DAVIDSON COUNTY, N.C. (WGHP) — When you eat out at a restaurant, you expect things to be clean, safe and inspected properly.
FOX8 has learned health inspections are not happening as often as they should.
Davidson County’s inspection management system shows in May 2022, 27 restaurants were inspected compared to eight in May of 2023.
We’ve all seen the signs hanging in windows showing the restaurant’s health rating. Something to pay attention to is the date. Many owners said their window signs are way out of date.
“Normally, they told us that we’re supposed to get graded four times a year,” said Nailah Curry, who owns Lou Lou’s Seafood. “I think we got graded once last year.”
Lou Lou’s Seafood in Lexington got its most recent inspection in early May. It’s the first time Curry has seen an inspector this year.
“She’s like … ‘you probably won’t see us for another year,'” Curry said.
As an owner with a 96 grade, Curry works hard to keep her restaurant sanitary, food stored properly and surfaces as clean as possible. As a person who likes to eat at other restaurants, she has concerns.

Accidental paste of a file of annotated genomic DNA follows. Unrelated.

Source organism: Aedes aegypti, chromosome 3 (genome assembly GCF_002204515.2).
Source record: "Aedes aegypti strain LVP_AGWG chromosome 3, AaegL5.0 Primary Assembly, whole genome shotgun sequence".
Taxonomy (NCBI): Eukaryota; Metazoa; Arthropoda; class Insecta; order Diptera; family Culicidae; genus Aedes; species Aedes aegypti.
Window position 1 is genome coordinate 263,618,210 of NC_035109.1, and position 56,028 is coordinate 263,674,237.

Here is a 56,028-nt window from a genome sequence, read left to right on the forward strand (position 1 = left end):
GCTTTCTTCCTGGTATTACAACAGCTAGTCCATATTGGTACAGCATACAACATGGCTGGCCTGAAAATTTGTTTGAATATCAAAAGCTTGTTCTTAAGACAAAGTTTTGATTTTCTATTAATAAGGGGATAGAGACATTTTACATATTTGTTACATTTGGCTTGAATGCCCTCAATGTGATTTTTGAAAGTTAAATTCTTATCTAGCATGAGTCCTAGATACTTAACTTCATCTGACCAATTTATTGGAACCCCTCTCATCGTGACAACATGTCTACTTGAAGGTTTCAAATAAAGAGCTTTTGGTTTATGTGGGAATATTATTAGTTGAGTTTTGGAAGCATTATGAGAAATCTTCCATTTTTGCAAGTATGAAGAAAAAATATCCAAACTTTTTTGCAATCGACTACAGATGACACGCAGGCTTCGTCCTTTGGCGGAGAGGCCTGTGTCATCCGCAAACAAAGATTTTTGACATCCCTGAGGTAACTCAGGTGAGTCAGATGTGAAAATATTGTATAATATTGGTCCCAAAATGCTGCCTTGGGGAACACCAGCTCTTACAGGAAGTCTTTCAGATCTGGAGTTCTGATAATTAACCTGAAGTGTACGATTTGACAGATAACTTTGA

“I know that we’re clean,” she said. “I’m not worried about us, but there’s other places I know that aren’t … someone should be checking that.”
The owner of Main Street Pizza and Deli said she’s supposed to get inspected every three months. Her sanitation rating shows the last time an inspector came to her restaurant was in January.
A spokesperson with Davidson County’s Health Department said staffing shortages are part of the problem. It’s something Curry has heard inspectors complain about.
“They just haven’t had people,” she said. “They’ve been short. They haven’t had anyone.”
FOX8 checked health inspector vacancies across the Piedmont Triad. Davidson County is down one position in its Food, Lodging and Institutional Sanitation Department. Forsyth County is looking for two restaurant inspectors.
Guilford County needs one. That position has been open for about three months. In that time, on average about 120 inspections have not been completed because of the vacancy.
Curry doesn’t know when an inspector will return, but she’s going to keep doing everything to make sure when they do, she keeps her A rating.
“It means everything,” she said. “I Your customers look at it. It shows that you care about your restaurant.”
In Davidson County, the same people who make sure restaurants are up to standard also inspect pools.
You can imagine how busy they are with pools opening in the last few weeks and the start of summer approaching.